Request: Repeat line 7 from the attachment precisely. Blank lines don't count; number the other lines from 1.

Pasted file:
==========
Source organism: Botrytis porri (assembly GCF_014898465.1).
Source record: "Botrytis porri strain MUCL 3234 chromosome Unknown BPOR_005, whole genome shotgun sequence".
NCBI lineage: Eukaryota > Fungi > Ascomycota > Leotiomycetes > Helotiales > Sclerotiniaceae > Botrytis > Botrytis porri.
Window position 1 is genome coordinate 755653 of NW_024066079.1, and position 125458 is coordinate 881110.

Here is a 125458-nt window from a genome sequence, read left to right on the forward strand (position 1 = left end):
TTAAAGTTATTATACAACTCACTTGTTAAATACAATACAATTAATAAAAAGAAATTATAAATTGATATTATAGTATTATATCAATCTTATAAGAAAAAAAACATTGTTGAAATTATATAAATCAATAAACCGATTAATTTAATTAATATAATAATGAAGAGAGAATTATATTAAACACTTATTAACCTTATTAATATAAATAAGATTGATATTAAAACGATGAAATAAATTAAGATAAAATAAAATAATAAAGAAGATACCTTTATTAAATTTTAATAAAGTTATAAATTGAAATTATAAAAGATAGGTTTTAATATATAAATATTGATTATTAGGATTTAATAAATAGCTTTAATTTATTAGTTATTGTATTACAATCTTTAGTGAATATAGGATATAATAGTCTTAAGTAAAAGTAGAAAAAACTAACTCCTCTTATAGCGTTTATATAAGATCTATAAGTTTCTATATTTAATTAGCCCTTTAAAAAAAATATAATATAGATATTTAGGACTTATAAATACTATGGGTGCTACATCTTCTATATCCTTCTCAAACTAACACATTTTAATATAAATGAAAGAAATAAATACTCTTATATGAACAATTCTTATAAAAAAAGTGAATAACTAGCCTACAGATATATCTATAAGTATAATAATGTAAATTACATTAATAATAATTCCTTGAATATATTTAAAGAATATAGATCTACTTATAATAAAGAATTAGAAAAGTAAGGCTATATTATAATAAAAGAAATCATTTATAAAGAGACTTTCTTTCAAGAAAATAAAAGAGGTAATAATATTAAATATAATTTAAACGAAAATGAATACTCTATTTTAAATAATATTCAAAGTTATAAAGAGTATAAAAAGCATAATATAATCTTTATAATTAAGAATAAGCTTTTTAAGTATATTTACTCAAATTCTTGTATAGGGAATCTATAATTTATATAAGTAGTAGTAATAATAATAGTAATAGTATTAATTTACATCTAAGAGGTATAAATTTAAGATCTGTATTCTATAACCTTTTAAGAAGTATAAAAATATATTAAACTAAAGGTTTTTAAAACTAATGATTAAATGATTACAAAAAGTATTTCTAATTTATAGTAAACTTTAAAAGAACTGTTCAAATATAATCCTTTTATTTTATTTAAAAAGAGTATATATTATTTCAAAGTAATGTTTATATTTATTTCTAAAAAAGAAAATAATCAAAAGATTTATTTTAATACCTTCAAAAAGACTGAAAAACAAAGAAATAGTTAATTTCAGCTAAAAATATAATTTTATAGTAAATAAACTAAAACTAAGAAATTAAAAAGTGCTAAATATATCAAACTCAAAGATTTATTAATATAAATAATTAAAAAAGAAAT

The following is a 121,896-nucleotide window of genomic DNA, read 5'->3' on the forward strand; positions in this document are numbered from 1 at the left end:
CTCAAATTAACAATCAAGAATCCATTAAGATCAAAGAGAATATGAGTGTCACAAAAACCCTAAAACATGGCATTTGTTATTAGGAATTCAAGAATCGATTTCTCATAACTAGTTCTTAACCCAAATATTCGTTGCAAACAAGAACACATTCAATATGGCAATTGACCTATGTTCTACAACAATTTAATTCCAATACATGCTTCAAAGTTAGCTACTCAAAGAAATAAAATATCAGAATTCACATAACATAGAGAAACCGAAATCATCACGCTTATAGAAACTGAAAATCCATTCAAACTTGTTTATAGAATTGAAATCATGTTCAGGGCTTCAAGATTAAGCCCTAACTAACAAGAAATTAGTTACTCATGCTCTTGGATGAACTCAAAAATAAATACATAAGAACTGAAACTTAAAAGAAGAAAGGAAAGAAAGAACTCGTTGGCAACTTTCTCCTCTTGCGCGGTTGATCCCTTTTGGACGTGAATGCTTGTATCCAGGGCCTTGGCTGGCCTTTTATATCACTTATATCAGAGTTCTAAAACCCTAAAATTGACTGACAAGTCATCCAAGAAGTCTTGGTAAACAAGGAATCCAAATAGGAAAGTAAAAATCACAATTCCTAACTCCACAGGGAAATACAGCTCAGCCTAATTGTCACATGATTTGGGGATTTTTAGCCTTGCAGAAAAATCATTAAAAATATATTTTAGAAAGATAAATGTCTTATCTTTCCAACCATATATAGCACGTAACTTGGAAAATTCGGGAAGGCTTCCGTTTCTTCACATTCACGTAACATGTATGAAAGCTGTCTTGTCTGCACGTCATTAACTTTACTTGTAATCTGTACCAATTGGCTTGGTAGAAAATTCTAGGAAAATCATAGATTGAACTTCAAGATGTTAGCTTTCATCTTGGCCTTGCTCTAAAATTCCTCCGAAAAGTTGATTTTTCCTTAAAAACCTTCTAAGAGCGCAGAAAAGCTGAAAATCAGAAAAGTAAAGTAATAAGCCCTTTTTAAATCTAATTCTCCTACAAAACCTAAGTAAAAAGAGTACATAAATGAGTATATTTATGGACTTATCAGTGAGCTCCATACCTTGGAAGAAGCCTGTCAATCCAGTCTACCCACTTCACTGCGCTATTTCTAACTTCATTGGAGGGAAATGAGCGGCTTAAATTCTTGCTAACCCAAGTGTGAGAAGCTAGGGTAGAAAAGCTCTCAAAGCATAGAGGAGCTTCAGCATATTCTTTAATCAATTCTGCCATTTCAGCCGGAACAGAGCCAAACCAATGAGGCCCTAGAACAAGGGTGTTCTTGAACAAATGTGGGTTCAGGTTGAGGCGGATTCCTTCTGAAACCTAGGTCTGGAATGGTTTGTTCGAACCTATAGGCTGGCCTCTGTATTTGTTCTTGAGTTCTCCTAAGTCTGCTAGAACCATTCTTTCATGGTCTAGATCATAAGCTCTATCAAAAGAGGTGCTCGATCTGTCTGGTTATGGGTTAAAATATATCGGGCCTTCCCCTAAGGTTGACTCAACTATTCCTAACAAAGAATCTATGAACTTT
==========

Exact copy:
The following is a 121,896-nucleotide window of genomic DNA, read 5'->3' on the forward strand; positions in this document are numbered from 1 at the left end: